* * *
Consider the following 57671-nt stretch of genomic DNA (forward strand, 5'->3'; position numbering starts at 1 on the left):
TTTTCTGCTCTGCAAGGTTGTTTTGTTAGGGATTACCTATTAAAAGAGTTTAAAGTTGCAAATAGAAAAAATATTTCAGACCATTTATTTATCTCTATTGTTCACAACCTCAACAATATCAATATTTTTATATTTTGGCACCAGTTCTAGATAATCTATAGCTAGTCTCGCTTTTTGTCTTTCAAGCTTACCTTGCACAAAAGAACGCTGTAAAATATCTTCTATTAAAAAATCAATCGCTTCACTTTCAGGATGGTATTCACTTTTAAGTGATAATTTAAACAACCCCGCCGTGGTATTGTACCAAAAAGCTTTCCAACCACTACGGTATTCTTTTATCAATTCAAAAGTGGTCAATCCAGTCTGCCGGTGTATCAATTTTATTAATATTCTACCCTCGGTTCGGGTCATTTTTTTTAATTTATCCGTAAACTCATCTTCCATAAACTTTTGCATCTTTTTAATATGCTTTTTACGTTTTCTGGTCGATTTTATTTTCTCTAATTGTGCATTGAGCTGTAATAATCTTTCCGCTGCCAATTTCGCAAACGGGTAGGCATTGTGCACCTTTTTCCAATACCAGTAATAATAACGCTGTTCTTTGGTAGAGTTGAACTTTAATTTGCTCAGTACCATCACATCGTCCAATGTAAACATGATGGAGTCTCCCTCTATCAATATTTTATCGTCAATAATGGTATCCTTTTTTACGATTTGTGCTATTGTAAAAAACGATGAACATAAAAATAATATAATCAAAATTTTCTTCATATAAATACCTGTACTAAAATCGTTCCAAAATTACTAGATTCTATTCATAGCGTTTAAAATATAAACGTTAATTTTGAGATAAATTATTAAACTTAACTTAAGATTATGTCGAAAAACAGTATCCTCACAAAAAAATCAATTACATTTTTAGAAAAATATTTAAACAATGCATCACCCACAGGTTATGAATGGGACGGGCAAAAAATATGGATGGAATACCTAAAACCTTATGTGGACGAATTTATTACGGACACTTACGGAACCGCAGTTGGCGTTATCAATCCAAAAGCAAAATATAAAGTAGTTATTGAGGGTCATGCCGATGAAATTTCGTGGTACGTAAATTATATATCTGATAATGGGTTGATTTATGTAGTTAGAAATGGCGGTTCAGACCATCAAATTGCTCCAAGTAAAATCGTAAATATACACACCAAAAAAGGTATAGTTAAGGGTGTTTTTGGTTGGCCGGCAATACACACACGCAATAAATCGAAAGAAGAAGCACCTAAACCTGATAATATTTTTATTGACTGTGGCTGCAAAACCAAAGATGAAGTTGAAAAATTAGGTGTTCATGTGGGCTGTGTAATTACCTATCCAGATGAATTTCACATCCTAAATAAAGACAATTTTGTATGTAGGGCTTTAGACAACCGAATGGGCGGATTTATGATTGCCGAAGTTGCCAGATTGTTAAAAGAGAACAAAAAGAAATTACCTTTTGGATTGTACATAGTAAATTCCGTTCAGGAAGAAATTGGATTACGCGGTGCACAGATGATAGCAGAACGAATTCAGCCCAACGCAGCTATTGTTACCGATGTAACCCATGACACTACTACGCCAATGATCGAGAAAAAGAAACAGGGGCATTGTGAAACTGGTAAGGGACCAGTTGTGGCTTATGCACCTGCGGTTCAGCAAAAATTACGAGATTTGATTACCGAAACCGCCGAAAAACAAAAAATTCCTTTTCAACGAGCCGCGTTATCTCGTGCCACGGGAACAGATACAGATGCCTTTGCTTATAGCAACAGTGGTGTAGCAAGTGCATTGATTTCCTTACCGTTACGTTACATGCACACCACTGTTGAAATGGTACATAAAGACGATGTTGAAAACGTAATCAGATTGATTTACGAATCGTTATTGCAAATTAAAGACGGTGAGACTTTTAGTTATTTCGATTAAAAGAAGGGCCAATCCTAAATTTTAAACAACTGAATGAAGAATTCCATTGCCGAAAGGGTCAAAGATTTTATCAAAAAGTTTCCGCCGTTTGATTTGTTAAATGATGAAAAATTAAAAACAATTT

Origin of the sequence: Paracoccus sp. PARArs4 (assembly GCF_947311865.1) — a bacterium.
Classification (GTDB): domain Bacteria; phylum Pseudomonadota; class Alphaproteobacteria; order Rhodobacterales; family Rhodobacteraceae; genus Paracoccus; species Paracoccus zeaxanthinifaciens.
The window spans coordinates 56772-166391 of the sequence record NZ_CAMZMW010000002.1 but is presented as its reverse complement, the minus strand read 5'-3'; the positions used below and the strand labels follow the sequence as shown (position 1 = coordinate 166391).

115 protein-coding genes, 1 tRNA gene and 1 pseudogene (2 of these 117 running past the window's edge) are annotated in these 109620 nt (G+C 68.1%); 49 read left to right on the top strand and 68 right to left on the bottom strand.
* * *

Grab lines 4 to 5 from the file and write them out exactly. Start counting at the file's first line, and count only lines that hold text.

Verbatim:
Classification (GTDB): domain Bacteria; phylum Pseudomonadota; class Alphaproteobacteria; order Rhodobacterales; family Rhodobacteraceae; genus Paracoccus; species Paracoccus zeaxanthinifaciens.
The window spans coordinates 56772-166391 of the sequence record NZ_CAMZMW010000002.1 but is presented as its reverse complement, the minus strand read 5'-3'; the positions used below and the strand labels follow the sequence as shown (position 1 = coordinate 166391).